A few years ago I was entering a restaurant with a parishioner when a man carrying a Bible shouted at me, “Hey, preacher, are you saved?” I was stunned and said, ‘‘Why are you asking me that question?” He replied. ‘‘If you don’t know you’re saved, you should not be a preacher.” So I asked him, “Are you saved?” and he said, “Yes. On November 3, 1972, my life changed. I called on the name of the Lord and now I know I am saved.’’ I said, ‘‘I am glad you are saved. But let me tell you that for myself I have been saved, I am being saved, and I will be saved. I was saved from original sin through baptism, chrismation and Holy Communion; I am being saved as long as I live and abide by the teaching of God in His Church; and I hope that by the grace and mercy of God I will be saved eternally.”

As we were conversing, the owner of the restaurant took me aside and said, ‘‘Don’t pay any attention to that fanatic. His life is full of misery. He has been married three times, and he has a woman waiting for him outside. I went back to the man and said to him, ‘‘I want to explain one thing. Listen to me. If you wanted to go to California, what would you do first?’’ He said, “I would plan the trip, make sure the car was safe and sound, get my business in order, and then I would take off.” I said, ‘‘If you took 1-40 West and started driving, would you already be in California? What could happen to you on the way? Maybe you would even change your mind and not go.”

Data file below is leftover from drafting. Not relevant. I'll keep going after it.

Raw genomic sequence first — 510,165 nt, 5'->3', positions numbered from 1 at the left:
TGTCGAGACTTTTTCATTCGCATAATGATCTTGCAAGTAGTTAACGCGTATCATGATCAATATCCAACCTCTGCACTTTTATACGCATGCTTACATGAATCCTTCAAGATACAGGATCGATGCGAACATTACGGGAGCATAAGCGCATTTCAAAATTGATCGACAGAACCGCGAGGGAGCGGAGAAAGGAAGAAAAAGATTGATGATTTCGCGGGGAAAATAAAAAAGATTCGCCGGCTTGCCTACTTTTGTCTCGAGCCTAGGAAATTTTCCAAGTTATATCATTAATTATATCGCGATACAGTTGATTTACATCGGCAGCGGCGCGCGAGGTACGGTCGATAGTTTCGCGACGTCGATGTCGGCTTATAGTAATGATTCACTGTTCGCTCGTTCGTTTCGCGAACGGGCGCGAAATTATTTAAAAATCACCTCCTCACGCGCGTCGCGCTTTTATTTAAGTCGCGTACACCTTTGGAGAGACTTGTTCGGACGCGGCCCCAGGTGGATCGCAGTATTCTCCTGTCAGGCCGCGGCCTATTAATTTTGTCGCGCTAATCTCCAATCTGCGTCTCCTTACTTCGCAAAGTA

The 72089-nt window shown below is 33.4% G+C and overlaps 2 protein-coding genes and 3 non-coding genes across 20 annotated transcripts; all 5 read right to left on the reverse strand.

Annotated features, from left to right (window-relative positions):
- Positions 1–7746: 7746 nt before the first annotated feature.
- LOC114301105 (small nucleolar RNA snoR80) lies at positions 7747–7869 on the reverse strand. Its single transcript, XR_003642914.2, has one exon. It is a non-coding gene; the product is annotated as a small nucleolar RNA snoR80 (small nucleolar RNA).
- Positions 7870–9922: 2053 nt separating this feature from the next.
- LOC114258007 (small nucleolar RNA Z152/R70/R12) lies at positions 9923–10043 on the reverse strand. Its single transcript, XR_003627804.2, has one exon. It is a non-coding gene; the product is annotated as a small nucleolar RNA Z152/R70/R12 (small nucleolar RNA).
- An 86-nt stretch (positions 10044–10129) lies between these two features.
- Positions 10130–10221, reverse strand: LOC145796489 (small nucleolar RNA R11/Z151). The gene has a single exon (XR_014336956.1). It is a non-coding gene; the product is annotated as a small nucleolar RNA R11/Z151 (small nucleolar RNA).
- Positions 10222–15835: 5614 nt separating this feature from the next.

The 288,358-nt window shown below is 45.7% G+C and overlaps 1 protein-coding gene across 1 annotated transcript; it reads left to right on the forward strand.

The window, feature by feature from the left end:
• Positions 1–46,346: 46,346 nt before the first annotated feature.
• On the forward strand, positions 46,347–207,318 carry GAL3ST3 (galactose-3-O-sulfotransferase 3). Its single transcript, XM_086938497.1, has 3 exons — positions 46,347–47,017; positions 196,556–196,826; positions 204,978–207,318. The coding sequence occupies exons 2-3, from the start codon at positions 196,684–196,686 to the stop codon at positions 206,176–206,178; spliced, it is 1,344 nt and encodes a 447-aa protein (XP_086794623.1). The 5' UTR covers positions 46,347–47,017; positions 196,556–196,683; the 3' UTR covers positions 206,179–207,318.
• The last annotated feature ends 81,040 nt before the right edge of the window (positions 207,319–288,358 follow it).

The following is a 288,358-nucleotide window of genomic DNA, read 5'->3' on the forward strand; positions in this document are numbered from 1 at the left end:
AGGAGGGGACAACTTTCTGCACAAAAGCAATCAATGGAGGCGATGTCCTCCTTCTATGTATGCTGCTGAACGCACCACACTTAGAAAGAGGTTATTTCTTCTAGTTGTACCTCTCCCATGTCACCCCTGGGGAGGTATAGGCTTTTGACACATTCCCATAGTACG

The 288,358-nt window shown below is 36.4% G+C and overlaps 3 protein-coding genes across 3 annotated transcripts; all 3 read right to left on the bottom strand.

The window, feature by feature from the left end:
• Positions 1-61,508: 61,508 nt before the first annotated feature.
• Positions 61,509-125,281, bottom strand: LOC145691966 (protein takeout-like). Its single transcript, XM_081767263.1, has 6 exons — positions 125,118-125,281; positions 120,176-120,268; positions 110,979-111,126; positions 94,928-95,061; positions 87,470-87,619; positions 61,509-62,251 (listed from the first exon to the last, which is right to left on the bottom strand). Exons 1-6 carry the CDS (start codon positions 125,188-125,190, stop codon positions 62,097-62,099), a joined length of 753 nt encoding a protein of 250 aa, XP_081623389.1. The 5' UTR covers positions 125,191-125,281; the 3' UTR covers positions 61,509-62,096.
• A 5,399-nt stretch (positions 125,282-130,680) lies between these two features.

And we attain our salvation in the same way. We don’t know for certain that we are saved just by saying we believe in the Lord. Salvation is a lifelong journey, for in John 15:5, Jesus said, “I am the vine and you are the branches. He who abides in me and I in him, he it is that bears much fruit, for apart from me you can do nothing.” Beloved, for every soul salvation is a lifelong journey of abiding in Christ; and this journey is full of challenges. It requires faith and perseverance, even against all odds, like Job and Stephen, never giving up hope or surrendering to the temptations of the world. Remember that the sin of Judas and Demas was being in love with this present world. There is great confusion, despondency and skepticism among Christians today. More and more are leaving the Church. Today sixty to seventy percent of the people who once belonged to a church are un-churched. The Church is suffering persecution from without and division from within. Heresies and schisms, sexual promiscuity and immorality are constantly increasing. As Orthodox Christians, we have a great challenge to live in the likeness of Christ. We have a great opportunity to share in the richly rewarding experience of living that faith which was “once for all delivered to the saints,” (Jude 3).

There are many people out there who as genuine Christians are confused and lost, who desire to call upon the name of the Lord, but do not know how. We must show these people the way by living the Faith, bringing them to our churches, by making them part of our Christian family; by being kind and gentle, by embracing one another in love, as the Troparion of Easter states. God did not come, nor did the Father send the Holy Spirit exclusively to the Jews, or to the Gentiles, or to the Greeks, or to us. God in the Holy Trinity died for all to bring all to him once again.

In conclusion, let me quote from William Stidger:

Good news, Old world, good news!

The river and the wind refuse to keep the matter still.

There’s gossip on the hill.

Let our Orthodox Faith be the good news to a world grown old in sin. Let our Faith be the gossip on every corner.

Father Constantine is pastor of St. Elijah Church in Oklahoma City, OK, and Dean of his region for the Archdiocese.